Lions rally, add to Seahawks’ road woes
DETROIT – Eighty yards. That’s how much cushion Seattle’s defense had with less than six minutes left in Sunday’s game, the Seahawks holding a three-point lead while the Lions had the ball at their 20.
Eighty yards. That’s what Seattle’s defense gave up on a drive that started out as a gut check for Detroit and turned into the uppercut that floored the Seahawks in a 28-24 loss at Ford Field. Detroit ran 16 plays – all but one of them passes – during a drive that culminated with Lions receiver Titus Young diving for a 1-yard touchdown catch on third down with 20 seconds left.
“We took it down to the last inch,” coach Pete Carroll said. “We fought like crazy.”
And yet Seattle couldn’t stop Detroit. Not when the Seahawks held a 10-point lead in the second quarter, as the Lions came back to score on Matthew Stafford’s 46-yard touchdown pass to Young.
Not in the fourth quarter, when Stafford scored on a 1-yard naked bootleg to give Detroit a 21-17 lead with more than 11 minutes remaining.
And definitely not after Seattle reclaimed the lead on Zach Miller’s incredible touchdown catch with 5:27 left. The Lions faced two third-down plays in the final minute, the Seahawks one play away from forcing Detroit to settle for a field-goal attempt to tie the score. But Seattle yielded the first downs and then Young’s game-winning touchdown.
“We didn’t have the stops in us on third down,” Carroll said.
This was the most puzzling of Seattle’s four losses this season. The Seahawks showed significant improvement in a passing game that has been the team’s chronic weakness, only to lose because of the defense that has been the team’s biggest strength.
“We’ve got to play better,” defensive end Chris Clemons said. “That goes for each and every individual on the defense.”
The defense had not allowed more than two touchdowns in any game this season. Not only did Detroit score four on Sunday, the Lions converted 12 of their 16 third downs, the highest percentage by any Seahawks opponent since December 2004.
Seattle followed the same formula it has for much of the season – scoring first for the eighth game in a row but settling for a field goal the first time it had the ball inside Detroit’s 20-yard line.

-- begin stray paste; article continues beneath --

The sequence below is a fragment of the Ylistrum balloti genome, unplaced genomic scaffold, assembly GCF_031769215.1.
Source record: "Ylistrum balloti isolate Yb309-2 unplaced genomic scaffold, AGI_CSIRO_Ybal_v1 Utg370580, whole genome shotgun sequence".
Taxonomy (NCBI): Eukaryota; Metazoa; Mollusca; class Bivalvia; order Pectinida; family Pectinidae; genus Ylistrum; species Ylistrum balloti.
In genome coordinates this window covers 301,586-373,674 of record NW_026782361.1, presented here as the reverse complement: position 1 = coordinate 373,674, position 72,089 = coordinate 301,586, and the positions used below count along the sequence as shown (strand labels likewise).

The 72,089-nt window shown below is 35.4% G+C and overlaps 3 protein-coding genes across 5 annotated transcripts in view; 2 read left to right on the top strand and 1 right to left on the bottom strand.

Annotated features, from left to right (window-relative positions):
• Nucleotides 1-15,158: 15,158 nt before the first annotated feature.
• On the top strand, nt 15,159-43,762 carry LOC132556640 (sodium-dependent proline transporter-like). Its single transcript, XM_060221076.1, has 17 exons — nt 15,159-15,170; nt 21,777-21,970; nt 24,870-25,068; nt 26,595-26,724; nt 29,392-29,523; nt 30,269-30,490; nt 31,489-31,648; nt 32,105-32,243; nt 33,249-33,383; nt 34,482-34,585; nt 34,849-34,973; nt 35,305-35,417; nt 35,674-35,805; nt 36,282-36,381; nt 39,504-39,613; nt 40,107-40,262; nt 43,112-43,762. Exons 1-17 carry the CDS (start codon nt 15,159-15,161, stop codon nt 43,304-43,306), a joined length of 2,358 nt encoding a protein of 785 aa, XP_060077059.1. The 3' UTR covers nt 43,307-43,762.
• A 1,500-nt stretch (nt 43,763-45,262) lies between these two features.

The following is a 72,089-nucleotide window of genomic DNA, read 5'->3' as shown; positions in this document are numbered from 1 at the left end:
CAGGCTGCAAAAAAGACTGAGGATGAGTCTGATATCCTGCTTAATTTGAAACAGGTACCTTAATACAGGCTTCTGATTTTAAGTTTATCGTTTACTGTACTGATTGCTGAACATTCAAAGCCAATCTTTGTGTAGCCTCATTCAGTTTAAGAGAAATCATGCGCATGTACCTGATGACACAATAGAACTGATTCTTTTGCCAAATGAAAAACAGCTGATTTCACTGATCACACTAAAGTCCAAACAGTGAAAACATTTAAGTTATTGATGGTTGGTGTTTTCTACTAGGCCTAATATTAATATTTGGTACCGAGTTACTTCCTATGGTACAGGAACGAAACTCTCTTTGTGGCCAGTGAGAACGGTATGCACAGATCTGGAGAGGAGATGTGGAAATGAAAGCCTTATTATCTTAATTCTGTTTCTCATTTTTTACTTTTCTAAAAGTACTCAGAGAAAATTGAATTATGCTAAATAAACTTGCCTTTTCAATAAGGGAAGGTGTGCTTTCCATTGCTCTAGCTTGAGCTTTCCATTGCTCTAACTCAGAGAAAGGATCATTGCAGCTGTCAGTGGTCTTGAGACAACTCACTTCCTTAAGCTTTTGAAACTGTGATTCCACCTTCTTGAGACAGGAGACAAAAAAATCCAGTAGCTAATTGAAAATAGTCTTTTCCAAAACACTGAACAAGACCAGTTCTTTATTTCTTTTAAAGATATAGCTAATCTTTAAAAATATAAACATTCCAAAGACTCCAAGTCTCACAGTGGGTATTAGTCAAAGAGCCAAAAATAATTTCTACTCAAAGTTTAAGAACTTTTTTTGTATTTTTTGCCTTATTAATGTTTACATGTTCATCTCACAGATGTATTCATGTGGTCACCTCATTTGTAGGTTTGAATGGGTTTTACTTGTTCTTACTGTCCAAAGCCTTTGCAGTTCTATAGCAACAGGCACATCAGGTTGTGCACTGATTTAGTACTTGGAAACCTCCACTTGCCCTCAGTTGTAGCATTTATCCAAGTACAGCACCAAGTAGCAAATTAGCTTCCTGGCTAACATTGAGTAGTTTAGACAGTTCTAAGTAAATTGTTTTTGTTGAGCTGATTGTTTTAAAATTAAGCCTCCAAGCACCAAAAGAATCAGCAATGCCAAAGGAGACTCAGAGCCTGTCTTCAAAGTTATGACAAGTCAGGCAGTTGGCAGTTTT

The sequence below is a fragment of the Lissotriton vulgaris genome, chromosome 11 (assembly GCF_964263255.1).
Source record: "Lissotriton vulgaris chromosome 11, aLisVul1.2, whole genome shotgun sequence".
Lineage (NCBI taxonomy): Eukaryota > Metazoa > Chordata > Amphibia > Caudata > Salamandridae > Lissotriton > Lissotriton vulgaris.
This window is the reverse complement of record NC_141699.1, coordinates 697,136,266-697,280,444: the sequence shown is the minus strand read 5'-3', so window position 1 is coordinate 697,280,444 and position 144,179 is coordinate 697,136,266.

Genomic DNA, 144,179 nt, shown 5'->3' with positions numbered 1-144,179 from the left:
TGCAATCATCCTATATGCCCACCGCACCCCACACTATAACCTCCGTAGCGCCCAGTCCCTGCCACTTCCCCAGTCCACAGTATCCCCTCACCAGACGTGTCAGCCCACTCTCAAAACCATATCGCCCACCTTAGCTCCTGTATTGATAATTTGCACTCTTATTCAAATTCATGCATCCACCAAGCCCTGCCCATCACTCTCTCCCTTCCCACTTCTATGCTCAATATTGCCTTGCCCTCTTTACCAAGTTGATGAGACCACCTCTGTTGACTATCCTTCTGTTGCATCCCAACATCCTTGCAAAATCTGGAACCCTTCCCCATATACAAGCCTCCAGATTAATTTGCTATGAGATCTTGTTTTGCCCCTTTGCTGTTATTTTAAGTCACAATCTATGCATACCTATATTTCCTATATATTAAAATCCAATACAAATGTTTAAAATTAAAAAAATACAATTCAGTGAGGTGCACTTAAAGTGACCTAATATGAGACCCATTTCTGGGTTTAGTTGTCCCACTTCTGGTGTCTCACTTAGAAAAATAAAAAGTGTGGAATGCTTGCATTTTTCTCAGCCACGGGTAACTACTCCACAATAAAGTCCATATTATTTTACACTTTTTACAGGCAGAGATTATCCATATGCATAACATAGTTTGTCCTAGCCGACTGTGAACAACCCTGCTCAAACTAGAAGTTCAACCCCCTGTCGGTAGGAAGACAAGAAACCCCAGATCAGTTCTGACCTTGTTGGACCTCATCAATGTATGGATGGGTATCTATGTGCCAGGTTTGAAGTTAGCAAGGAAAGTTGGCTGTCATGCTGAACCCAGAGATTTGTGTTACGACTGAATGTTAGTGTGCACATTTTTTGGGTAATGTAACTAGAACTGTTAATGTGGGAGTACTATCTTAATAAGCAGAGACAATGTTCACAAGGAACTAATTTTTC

Seattle’s third possession produced the Seahawks’ longest run in seven years. Marshawn Lynch ran 77 yards untouched to the end zone. After Sidney Rice caught a 9-yard touchdown pass from Russell Wilson in the fourth minute of the second quarter, Seattle had more points than it had in any of its previous four road games and a 17-7 lead.
Then came the mid-game malaise that has been the offense’s trademark. Seattle’s next five possessions produced three punts, a turnover and a failed 61-yard field-goal attempt.
When Stafford scored on a 1-yard run with 11:35 to play, it seemed that yet another Seattle road game would be decided by whether Wilson could lead a comeback. The 87 yards Seattle gained on its ensuing possession served as evidence of growth in Seattle’s offense.
The Seahawks didn’t wait until the last minute. Wilson completed six of his eight passes, and when Miller made a diving reception in the corner of the end zone, it seemed Seattle was going to punctuate the first half of its schedule with an exclamation point.
Instead, it was a question mark. The Lions responded with a drive that not only reached the end zone, but consumed all but 20 seconds off the clock.
After Leon Washington bobbled the ensuing kickoff, Seattle had time to run two plays and never passed midfield. The Seahawks suffered a second straight defeat for the first time this season.
And this time, it wasn’t Seattle’s offense that kept the Seahawks from winning on the road, but the defense.
“We weren’t able to get it done,” safety Earl Thomas said. “It’s on us. We’ve just got to work on finishing.”